I will end this birdwalk with a photo to the nearest thing this old bird could find to a worm. I bought myself a toy for the first time since the middle of 2019. It is a Marvin the Martian PVC doll from the movie Space Jam with LeBron James. I couldn’t resist.

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The Ultra-Mad Madness of Don Martin

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Born in 1931 and lasting in this crazy, mixed-up world until the year 2000, Don Martin was a mixy, crazed-up cartoonist for Mad Magazine who would come to be billed as “Mad Magazine’s Maddest Artist.”    His greatest work was done during his Mad years, from 1956 (the year I was born… not a coincidence, I firmly believe) until his retirement in 1988.  And I learned a lot from him by reading his trippy toons in Mad from my childhood until my early teacher-hood.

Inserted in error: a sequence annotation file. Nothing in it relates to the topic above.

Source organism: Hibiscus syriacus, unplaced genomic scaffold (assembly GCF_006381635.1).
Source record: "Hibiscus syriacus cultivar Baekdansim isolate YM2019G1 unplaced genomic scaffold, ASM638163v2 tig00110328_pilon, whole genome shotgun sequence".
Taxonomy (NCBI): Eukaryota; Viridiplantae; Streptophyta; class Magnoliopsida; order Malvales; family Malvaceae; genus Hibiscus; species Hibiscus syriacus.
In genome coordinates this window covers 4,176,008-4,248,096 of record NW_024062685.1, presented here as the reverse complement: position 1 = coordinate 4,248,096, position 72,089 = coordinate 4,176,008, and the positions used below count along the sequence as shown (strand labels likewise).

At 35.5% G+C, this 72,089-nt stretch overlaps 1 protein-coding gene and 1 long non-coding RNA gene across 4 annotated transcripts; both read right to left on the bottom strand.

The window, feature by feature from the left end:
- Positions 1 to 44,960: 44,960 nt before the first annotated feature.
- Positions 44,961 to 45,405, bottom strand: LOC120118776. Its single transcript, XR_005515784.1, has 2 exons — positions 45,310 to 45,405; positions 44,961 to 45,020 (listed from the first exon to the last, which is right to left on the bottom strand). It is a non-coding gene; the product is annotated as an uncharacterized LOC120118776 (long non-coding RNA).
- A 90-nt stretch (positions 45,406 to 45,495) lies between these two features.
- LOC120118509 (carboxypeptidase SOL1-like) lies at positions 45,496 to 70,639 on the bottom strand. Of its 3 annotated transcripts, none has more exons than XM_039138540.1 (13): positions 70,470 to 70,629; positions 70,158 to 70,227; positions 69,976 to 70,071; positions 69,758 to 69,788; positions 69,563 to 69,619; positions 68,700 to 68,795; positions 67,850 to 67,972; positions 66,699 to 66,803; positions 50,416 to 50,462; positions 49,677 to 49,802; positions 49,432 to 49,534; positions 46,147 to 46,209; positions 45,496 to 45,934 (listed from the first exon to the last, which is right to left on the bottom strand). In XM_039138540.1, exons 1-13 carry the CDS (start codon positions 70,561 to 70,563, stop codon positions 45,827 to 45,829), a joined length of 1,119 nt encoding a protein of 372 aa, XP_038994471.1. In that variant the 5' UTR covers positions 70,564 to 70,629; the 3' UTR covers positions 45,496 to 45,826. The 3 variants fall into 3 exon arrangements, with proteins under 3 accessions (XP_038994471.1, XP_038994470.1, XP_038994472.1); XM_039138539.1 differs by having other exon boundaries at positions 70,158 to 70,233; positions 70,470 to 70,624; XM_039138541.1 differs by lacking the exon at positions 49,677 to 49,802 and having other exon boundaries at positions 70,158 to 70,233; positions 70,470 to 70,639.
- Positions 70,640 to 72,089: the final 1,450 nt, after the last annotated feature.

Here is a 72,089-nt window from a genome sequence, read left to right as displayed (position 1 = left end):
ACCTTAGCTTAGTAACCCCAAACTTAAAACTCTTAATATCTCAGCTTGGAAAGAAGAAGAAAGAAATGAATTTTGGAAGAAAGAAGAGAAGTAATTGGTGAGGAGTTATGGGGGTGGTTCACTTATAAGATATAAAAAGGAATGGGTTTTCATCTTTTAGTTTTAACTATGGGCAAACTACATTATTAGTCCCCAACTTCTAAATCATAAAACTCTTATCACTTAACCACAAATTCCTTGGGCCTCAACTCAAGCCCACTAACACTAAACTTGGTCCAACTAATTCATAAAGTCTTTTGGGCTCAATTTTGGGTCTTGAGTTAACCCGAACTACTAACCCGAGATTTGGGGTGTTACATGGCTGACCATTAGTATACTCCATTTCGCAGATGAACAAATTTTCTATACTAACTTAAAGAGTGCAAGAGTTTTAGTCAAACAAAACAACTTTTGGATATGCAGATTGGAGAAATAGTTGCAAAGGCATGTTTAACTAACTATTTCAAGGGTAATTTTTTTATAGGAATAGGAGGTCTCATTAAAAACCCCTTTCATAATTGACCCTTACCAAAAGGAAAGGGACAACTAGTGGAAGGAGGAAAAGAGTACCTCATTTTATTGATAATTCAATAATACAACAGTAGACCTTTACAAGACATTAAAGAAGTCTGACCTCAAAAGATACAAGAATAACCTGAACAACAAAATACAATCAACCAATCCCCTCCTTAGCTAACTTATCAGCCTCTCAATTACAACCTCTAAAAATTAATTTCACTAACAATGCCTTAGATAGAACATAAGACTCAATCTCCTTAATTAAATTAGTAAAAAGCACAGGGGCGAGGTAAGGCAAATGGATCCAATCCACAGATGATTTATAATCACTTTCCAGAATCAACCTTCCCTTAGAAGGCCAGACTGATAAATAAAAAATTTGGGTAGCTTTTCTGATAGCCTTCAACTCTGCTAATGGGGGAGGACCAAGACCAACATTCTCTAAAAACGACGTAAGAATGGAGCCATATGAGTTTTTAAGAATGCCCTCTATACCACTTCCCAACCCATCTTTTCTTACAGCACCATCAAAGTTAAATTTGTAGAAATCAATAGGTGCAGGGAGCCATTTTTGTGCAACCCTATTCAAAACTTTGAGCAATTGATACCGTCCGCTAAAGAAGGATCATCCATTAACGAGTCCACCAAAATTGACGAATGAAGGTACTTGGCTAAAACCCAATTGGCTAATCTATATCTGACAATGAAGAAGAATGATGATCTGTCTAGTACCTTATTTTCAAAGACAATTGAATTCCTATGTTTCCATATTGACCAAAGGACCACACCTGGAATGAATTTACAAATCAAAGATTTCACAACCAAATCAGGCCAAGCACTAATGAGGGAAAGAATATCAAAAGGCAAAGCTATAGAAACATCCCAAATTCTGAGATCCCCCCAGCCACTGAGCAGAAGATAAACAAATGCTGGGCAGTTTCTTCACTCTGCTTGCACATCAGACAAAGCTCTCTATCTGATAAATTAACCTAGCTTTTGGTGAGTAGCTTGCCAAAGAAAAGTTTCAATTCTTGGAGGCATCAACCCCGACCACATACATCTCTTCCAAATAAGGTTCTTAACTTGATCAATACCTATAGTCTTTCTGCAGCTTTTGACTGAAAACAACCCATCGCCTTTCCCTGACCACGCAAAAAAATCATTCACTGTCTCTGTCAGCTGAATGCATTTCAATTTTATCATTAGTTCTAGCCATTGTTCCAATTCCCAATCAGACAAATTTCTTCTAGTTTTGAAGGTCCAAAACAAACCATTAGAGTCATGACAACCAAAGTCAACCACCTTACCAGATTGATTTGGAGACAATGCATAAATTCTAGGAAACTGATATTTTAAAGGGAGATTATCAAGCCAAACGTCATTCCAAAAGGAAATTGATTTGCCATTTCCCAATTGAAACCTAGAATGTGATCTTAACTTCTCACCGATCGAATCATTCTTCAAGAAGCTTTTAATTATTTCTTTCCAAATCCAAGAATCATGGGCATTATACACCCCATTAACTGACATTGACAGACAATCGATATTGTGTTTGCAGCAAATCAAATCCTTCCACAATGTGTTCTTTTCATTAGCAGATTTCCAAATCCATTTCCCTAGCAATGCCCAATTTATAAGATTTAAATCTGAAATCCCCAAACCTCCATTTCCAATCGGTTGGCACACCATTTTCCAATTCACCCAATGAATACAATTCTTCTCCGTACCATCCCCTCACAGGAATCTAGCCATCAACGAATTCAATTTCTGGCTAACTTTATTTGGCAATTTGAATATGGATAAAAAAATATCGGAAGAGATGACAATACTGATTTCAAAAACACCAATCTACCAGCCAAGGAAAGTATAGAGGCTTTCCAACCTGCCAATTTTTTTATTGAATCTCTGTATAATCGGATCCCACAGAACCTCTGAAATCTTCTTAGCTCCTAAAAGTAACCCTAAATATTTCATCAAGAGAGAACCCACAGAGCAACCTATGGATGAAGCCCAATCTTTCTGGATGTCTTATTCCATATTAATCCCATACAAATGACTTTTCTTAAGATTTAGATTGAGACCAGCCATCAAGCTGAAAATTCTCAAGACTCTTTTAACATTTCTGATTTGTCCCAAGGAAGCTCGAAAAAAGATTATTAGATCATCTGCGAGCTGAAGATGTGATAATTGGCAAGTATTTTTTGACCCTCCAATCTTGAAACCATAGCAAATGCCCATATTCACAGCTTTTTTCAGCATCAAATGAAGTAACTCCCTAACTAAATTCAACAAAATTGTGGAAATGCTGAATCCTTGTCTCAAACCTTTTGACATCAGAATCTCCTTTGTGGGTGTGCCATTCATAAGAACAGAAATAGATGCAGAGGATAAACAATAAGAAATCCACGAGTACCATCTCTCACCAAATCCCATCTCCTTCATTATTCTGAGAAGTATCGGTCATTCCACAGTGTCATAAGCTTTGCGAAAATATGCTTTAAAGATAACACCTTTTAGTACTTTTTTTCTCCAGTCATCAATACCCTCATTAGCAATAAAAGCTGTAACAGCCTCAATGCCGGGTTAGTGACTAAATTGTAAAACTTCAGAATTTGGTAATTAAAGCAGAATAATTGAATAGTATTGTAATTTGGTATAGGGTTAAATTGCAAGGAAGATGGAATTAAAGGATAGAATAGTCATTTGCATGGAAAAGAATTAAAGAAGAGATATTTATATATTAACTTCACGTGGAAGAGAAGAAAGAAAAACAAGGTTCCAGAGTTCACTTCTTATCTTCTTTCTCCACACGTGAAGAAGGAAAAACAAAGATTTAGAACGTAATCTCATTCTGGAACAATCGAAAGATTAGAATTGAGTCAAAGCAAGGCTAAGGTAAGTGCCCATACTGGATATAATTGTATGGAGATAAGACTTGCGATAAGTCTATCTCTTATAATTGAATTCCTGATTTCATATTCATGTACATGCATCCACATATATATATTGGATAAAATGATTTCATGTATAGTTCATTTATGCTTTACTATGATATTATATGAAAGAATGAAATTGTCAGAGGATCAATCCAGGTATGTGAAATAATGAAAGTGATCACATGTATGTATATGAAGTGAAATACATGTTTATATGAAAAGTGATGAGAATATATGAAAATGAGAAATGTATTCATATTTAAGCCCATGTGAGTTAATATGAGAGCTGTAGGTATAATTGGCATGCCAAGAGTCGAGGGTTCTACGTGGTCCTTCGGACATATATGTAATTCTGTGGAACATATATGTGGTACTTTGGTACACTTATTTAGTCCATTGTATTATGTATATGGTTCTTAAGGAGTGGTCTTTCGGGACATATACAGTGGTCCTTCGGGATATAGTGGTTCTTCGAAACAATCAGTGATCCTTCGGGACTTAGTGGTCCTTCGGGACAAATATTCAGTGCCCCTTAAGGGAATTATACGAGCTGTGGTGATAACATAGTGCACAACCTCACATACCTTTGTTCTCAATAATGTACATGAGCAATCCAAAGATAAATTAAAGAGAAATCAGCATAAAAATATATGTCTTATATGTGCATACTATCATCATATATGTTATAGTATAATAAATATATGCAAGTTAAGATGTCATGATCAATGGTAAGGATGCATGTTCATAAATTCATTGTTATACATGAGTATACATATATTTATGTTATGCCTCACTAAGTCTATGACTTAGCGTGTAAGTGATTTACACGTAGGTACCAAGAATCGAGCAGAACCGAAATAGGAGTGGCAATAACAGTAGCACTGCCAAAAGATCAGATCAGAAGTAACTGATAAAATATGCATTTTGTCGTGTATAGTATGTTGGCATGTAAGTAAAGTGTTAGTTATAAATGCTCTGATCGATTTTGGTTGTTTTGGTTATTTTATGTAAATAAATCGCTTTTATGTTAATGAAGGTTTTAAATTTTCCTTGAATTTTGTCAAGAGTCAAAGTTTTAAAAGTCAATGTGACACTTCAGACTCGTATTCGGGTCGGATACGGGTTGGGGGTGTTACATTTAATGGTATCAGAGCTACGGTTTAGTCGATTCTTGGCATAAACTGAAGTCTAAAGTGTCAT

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His style is uniquely recognizable and easily identifiable.  Nobody cartoons a Foon-man like Don Martin.

The googly eyes are always popped in surprise.  The tongue is often out and twirling.  Knees and elbows always have amazingly knobbly knobs.  Feet have an extra hinge in them that God never thought of when he had Adam on the drawing board.

And then there is the way that Martin uses sound effects.  Yes, cartoons in print don’t make literal sounds, but the incredible series of squeedonks and doinks that Martin uses create a cacophony of craziness in the mind’s ear.

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And there is a certain musicality in the rhyming of the character names he uses.  Fester Bestertester was a common foil for slapstick mayhem, and Fonebone would later stand revealed by his full name, Freenbeen I. Fonebone.

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And, of course, one of his most amazingly adventurous ne’er-do-well slapstick characters was the immeasurable Captain Klutz!

Here, there, and everywhere… on the outside he wears his underwear… it’s the incredible, insteadable, and completely not edible… Captain Klutz!